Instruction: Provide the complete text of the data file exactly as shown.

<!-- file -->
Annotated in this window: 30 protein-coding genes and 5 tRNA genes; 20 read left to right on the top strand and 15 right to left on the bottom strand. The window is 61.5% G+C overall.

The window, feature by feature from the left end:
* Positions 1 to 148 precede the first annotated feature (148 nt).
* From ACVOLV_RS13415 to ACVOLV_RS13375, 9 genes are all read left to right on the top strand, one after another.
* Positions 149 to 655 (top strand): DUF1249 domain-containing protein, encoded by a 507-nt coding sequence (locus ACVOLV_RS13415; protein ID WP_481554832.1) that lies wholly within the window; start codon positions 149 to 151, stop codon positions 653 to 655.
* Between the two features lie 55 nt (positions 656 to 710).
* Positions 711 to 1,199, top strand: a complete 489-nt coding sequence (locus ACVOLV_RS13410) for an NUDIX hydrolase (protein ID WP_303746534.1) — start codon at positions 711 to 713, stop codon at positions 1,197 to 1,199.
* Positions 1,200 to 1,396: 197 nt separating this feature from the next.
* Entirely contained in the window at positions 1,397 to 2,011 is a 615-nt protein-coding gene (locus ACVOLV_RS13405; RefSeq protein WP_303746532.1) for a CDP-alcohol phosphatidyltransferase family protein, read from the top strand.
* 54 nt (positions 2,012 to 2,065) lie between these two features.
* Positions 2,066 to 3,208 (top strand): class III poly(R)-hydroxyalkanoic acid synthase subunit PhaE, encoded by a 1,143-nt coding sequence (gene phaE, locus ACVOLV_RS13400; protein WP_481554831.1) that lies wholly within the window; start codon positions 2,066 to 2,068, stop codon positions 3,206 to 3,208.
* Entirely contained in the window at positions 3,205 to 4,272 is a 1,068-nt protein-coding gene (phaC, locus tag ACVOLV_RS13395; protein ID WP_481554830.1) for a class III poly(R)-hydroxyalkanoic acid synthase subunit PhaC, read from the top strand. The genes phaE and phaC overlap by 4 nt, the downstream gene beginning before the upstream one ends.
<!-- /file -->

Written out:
Annotated in this window: 30 protein-coding genes and 5 tRNA genes; 20 read left to right on the top strand and 15 right to left on the bottom strand. The window is 61.5% G+C overall.

The window, feature by feature from the left end:
* Positions 1 to 148 precede the first annotated feature (148 nt).
* From ACVOLV_RS13415 to ACVOLV_RS13375, 9 genes are all read left to right on the top strand, one after another.
* Positions 149 to 655 (top strand): DUF1249 domain-containing protein, encoded by a 507-nt coding sequence (locus ACVOLV_RS13415; protein ID WP_481554832.1) that lies wholly within the window; start codon positions 149 to 151, stop codon positions 653 to 655.
* Between the two features lie 55 nt (positions 656 to 710).
* Positions 711 to 1,199, top strand: a complete 489-nt coding sequence (locus ACVOLV_RS13410) for an NUDIX hydrolase (protein ID WP_303746534.1) — start codon at positions 711 to 713, stop codon at positions 1,197 to 1,199.
* Positions 1,200 to 1,396: 197 nt separating this feature from the next.
* Entirely contained in the window at positions 1,397 to 2,011 is a 615-nt protein-coding gene (locus ACVOLV_RS13405; RefSeq protein WP_303746532.1) for a CDP-alcohol phosphatidyltransferase family protein, read from the top strand.
* 54 nt (positions 2,012 to 2,065) lie between these two features.
* Positions 2,066 to 3,208 (top strand): class III poly(R)-hydroxyalkanoic acid synthase subunit PhaE, encoded by a 1,143-nt coding sequence (gene phaE, locus ACVOLV_RS13400; protein WP_481554831.1) that lies wholly within the window; start codon positions 2,066 to 2,068, stop codon positions 3,206 to 3,208.
* Entirely contained in the window at positions 3,205 to 4,272 is a 1,068-nt protein-coding gene (phaC, locus tag ACVOLV_RS13395; protein ID WP_481554830.1) for a class III poly(R)-hydroxyalkanoic acid synthase subunit PhaC, read from the top strand. The genes phaE and phaC overlap by 4 nt, the downstream gene beginning before the upstream one ends.